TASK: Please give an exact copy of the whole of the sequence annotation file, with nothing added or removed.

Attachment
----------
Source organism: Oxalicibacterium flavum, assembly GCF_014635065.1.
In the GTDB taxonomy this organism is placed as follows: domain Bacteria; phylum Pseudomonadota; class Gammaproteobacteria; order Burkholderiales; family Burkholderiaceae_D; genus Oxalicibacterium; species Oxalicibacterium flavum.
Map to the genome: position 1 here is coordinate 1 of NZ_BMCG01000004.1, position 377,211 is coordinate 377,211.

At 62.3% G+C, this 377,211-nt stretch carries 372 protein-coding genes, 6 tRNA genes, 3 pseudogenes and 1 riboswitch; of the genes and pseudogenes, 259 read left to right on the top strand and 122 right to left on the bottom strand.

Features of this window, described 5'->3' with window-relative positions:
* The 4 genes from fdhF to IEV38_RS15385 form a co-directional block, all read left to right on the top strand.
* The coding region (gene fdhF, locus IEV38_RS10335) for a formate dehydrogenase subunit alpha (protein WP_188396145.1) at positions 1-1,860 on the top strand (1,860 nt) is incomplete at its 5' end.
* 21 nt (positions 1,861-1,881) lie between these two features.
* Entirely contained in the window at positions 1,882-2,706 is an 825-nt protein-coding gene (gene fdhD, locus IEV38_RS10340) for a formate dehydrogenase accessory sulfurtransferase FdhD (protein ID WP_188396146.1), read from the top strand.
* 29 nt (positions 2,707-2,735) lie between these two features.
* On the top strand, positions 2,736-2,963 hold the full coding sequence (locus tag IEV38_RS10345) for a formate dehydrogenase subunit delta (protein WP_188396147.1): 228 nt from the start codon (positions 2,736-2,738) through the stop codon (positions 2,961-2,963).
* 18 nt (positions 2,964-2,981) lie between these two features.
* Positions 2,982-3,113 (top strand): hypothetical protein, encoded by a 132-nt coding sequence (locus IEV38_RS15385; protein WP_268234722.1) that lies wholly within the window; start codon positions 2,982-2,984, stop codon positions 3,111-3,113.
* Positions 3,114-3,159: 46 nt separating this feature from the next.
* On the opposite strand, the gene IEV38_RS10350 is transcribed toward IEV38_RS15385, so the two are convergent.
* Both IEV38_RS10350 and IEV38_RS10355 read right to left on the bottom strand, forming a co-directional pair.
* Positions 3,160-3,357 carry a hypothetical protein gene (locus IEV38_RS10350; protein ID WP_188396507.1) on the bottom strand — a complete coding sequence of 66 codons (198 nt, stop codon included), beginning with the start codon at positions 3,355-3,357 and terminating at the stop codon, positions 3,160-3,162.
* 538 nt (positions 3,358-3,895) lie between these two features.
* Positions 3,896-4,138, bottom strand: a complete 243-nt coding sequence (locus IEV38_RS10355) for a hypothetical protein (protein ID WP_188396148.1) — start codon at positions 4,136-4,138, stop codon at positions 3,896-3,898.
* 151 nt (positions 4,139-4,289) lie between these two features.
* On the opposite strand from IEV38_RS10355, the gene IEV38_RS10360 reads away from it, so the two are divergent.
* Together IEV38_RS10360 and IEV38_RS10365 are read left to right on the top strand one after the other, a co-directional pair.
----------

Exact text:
Source organism: Oxalicibacterium flavum, assembly GCF_014635065.1.
In the GTDB taxonomy this organism is placed as follows: domain Bacteria; phylum Pseudomonadota; class Gammaproteobacteria; order Burkholderiales; family Burkholderiaceae_D; genus Oxalicibacterium; species Oxalicibacterium flavum.
Map to the genome: position 1 here is coordinate 1 of NZ_BMCG01000004.1, position 377,211 is coordinate 377,211.

At 62.3% G+C, this 377,211-nt stretch carries 372 protein-coding genes, 6 tRNA genes, 3 pseudogenes and 1 riboswitch; of the genes and pseudogenes, 259 read left to right on the top strand and 122 right to left on the bottom strand.

Features of this window, described 5'->3' with window-relative positions:
* The 4 genes from fdhF to IEV38_RS15385 form a co-directional block, all read left to right on the top strand.
* The coding region (gene fdhF, locus IEV38_RS10335) for a formate dehydrogenase subunit alpha (protein WP_188396145.1) at positions 1-1,860 on the top strand (1,860 nt) is incomplete at its 5' end.
* 21 nt (positions 1,861-1,881) lie between these two features.
* Entirely contained in the window at positions 1,882-2,706 is an 825-nt protein-coding gene (gene fdhD, locus IEV38_RS10340) for a formate dehydrogenase accessory sulfurtransferase FdhD (protein ID WP_188396146.1), read from the top strand.
* 29 nt (positions 2,707-2,735) lie between these two features.
* On the top strand, positions 2,736-2,963 hold the full coding sequence (locus tag IEV38_RS10345) for a formate dehydrogenase subunit delta (protein WP_188396147.1): 228 nt from the start codon (positions 2,736-2,738) through the stop codon (positions 2,961-2,963).
* 18 nt (positions 2,964-2,981) lie between these two features.
* Positions 2,982-3,113 (top strand): hypothetical protein, encoded by a 132-nt coding sequence (locus IEV38_RS15385; protein WP_268234722.1) that lies wholly within the window; start codon positions 2,982-2,984, stop codon positions 3,111-3,113.
* Positions 3,114-3,159: 46 nt separating this feature from the next.
* On the opposite strand, the gene IEV38_RS10350 is transcribed toward IEV38_RS15385, so the two are convergent.
* Both IEV38_RS10350 and IEV38_RS10355 read right to left on the bottom strand, forming a co-directional pair.
* Positions 3,160-3,357 carry a hypothetical protein gene (locus IEV38_RS10350; protein ID WP_188396507.1) on the bottom strand — a complete coding sequence of 66 codons (198 nt, stop codon included), beginning with the start codon at positions 3,355-3,357 and terminating at the stop codon, positions 3,160-3,162.
* 538 nt (positions 3,358-3,895) lie between these two features.
* Positions 3,896-4,138, bottom strand: a complete 243-nt coding sequence (locus IEV38_RS10355) for a hypothetical protein (protein ID WP_188396148.1) — start codon at positions 4,136-4,138, stop codon at positions 3,896-3,898.
* 151 nt (positions 4,139-4,289) lie between these two features.
* On the opposite strand from IEV38_RS10355, the gene IEV38_RS10360 reads away from it, so the two are divergent.
* Together IEV38_RS10360 and IEV38_RS10365 are read left to right on the top strand one after the other, a co-directional pair.